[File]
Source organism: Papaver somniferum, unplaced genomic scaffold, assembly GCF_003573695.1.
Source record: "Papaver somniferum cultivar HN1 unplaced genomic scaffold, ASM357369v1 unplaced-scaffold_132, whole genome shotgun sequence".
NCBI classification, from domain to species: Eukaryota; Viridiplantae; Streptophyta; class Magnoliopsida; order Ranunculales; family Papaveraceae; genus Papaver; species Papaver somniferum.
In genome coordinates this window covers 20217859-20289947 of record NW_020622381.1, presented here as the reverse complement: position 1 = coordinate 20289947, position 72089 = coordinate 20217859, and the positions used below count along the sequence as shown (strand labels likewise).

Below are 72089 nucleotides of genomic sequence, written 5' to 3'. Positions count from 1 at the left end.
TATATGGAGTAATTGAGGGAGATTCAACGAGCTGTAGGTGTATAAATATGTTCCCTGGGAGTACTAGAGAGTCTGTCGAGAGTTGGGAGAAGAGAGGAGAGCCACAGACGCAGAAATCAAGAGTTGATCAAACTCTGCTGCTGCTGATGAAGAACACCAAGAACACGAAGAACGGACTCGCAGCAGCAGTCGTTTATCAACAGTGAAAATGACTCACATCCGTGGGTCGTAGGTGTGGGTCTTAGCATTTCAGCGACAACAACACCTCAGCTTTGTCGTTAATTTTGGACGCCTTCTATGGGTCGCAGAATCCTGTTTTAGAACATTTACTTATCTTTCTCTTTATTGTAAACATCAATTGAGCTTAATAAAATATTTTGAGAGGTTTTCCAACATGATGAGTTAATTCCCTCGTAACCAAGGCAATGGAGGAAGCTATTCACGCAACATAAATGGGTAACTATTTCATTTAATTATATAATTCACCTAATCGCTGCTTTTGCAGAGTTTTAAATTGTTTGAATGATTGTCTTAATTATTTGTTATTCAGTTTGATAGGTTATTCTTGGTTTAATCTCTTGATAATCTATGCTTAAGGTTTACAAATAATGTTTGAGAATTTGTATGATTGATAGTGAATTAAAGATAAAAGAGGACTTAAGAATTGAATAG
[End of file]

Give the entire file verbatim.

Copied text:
Source organism: Papaver somniferum, unplaced genomic scaffold, assembly GCF_003573695.1.
Source record: "Papaver somniferum cultivar HN1 unplaced genomic scaffold, ASM357369v1 unplaced-scaffold_132, whole genome shotgun sequence".
NCBI classification, from domain to species: Eukaryota; Viridiplantae; Streptophyta; class Magnoliopsida; order Ranunculales; family Papaveraceae; genus Papaver; species Papaver somniferum.
In genome coordinates this window covers 20217859-20289947 of record NW_020622381.1, presented here as the reverse complement: position 1 = coordinate 20289947, position 72089 = coordinate 20217859, and the positions used below count along the sequence as shown (strand labels likewise).

Below are 72089 nucleotides of genomic sequence, written 5' to 3'. Positions count from 1 at the left end.
TATATGGAGTAATTGAGGGAGATTCAACGAGCTGTAGGTGTATAAATATGTTCCCTGGGAGTACTAGAGAGTCTGTCGAGAGTTGGGAGAAGAGAGGAGAGCCACAGACGCAGAAATCAAGAGTTGATCAAACTCTGCTGCTGCTGATGAAGAACACCAAGAACACGAAGAACGGACTCGCAGCAGCAGTCGTTTATCAACAGTGAAAATGACTCACATCCGTGGGTCGTAGGTGTGGGTCTTAGCATTTCAGCGACAACAACACCTCAGCTTTGTCGTTAATTTTGGACGCCTTCTATGGGTCGCAGAATCCTGTTTTAGAACATTTACTTATCTTTCTCTTTATTGTAAACATCAATTGAGCTTAATAAAATATTTTGAGAGGTTTTCCAACATGATGAGTTAATTCCCTCGTAACCAAGGCAATGGAGGAAGCTATTCACGCAACATAAATGGGTAACTATTTCATTTAATTATATAATTCACCTAATCGCTGCTTTTGCAGAGTTTTAAATTGTTTGAATGATTGTCTTAATTATTTGTTATTCAGTTTGATAGGTTATTCTTGGTTTAATCTCTTGATAATCTATGCTTAAGGTTTACAAATAATGTTTGAGAATTTGTATGATTGATAGTGAATTAAAGATAAAAGAGGACTTAAGAATTGAATAG